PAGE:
Her goal is to make the earth a better place for future generations. This year she expects to divert 20 tons of waste from the landfills. “Our mission here is to create a closed loop— farm-to-table-to-farm,” she continues. “We give our scraps to the worms, they eat, they give their scraps to the plants, we eat the plants, we give the scraps back to the worms. Red wigglers are the best. I can’t say enough good things about the mighty little red wiggler. They can even digest The Dallas Morning News,” she adds with a grin.

Rinaldi recommends buying a plastic bin, one that’s about two feet tall and three feet wide, and set it up like the ecosystem of the forest floor. You should place it inside your house, for instance underneath the kitchen sink or in a laundry room, because wigglers are sensitive to heat and on a hot summer day, they could turn into “worm soup.”

Start out with about a half-pound of worms per square foot, to give the worms room to reproduce (they max out at one pound per square foot). In the bottom half of the bin, place about four inches of organic compost (you can buy this from her) that mimics the forest floor. Place shredded, moist newspaper on top of the compost, which will help balance the nitrogen and carbon in your bin. The newspaper is like the leaves on top of the forest floor. When you feed your worms, pull back the newspaper and put the scraps right on top of the compost, then cover it back up, and let the worms go to work.

There are a few things you can’t feed the worms. Rice will cook them. Pineapple and papaya have an enzyme that eats the worm. Avoid meats and fatty oils. Also, don’t overfeed them, or they’ll get too hot and die. A handful of kitchen waste every three days is plenty. You know your worms are all right if the compost is cool to the touch. If your bin is warm, place a frozen water bottle in it to keep the temperature down. And just like us, worms like a balanced diet; never feed them just newspaper or just scraps.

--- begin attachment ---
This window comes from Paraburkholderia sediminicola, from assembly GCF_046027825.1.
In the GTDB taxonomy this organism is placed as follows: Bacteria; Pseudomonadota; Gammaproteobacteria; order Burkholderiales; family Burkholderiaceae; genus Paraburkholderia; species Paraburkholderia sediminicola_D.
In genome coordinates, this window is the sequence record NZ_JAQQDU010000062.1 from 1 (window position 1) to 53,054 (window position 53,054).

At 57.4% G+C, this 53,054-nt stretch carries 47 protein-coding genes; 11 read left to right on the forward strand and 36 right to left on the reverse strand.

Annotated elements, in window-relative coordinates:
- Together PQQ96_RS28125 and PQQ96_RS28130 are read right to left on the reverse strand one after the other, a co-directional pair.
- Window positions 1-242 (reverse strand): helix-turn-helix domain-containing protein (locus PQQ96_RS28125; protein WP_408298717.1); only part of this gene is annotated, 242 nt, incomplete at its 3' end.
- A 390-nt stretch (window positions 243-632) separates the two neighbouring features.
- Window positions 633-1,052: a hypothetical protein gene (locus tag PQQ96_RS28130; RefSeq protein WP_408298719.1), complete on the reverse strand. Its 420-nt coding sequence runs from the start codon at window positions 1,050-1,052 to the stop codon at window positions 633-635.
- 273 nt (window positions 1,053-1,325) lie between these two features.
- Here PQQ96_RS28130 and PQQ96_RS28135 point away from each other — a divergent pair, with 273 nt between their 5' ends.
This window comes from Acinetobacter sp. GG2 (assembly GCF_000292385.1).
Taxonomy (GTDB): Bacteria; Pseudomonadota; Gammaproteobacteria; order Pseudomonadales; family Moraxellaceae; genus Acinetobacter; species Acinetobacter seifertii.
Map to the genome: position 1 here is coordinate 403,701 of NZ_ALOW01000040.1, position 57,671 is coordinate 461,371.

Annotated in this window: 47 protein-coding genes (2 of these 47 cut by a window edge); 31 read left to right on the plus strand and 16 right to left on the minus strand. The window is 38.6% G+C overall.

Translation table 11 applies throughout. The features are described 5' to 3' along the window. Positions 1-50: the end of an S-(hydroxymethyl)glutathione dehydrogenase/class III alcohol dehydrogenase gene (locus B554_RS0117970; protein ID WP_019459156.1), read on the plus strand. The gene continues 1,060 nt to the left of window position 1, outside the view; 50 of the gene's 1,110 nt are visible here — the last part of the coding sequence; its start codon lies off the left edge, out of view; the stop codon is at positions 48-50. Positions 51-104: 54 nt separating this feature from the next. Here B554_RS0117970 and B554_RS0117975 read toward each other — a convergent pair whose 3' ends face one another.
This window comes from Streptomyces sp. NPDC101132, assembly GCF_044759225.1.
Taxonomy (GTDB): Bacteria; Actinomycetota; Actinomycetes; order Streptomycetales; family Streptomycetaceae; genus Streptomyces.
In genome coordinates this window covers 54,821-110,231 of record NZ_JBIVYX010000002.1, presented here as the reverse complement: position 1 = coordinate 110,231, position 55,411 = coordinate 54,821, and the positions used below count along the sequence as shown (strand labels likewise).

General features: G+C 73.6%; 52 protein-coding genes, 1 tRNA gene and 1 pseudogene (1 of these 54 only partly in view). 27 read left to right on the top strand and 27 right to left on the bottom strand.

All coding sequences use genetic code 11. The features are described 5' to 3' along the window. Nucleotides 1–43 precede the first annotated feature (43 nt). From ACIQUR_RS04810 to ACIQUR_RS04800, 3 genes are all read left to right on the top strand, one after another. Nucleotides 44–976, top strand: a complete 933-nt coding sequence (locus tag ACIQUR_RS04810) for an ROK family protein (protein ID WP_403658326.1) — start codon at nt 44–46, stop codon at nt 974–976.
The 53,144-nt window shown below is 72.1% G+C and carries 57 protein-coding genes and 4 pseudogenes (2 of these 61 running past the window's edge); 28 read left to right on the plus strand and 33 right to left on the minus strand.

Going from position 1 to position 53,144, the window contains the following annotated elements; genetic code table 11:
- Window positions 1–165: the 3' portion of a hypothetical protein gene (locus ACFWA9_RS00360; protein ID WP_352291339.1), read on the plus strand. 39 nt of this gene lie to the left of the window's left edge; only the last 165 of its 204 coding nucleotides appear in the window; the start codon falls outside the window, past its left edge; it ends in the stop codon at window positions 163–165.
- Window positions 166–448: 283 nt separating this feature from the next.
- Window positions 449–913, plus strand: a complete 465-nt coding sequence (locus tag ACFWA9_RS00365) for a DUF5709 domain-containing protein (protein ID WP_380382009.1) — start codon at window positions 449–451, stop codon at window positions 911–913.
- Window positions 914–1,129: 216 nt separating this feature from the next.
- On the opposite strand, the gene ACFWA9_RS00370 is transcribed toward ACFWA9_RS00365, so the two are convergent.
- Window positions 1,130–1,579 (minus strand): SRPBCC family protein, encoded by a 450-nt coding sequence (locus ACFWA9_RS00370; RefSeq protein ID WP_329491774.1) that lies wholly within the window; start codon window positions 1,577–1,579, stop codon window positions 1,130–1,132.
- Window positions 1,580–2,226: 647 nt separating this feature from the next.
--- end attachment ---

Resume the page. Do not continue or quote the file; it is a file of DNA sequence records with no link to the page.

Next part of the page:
About every six to eight weeks, you can expect to get about two or three gallons of good worm castings from your bin. She suggests spreading it on your garden or house plants. If you’re an apartment dweller and you’re just composting for the heck of it, you can bag it up and give it to friends as a gift .

“When you divert your scraps from the land ll, it reduces your carbon footprint,” says Rinaldi. “You lessen the load on the dump trucks, and you reduce the amount of methane that trash produces. Putting compost on plants also improves the quality of the soil. If we can get people to harvest their rainwater, go organic and build vegetable gardens, they’re going to make themselves healthier, as well as their neighborhood, their community and their planet.”

Five-year-olds and high-schoolers alike are fascinated with Rinaldi’s job and often visit for presentations. Her daughters have worm bins. A friend, whose adult children are terrified of worms, hides her wigglers in the guestroom closet, unbeknownst to the family when they come to visit. To Rinaldi, this is all about making a greater contribution, instituting a small change in some people’s lives, creating a better earth for her children.

And, she got her ranch. “I still deal with horses,” she laughs. “Well, their waste products.”

After a few more bites, she pushes her plate forward and stands up, ready to go back to work. “„There’s no rest for the worm rancher.”

“Every fertile grain of soil has passed at least
once through the gut of an earthworm.”

– Charles Darwin

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SARAH PERRY is a freelance writer based in Denton, Texas. She began writing in 2006 and has a master’s in journalism from the University of North Texas. Her work has appeared in The Washington Post, The San Francisco Chronicle, The Dallas Morning News and Ten Spurs Literary Journal. She was named the first Mayborn Fellow in 2011. She enjoys traveling, cooking, reading, listening to folk music and writing bad poetry with a pencil in one hand and a goblet of Cabernet in the other.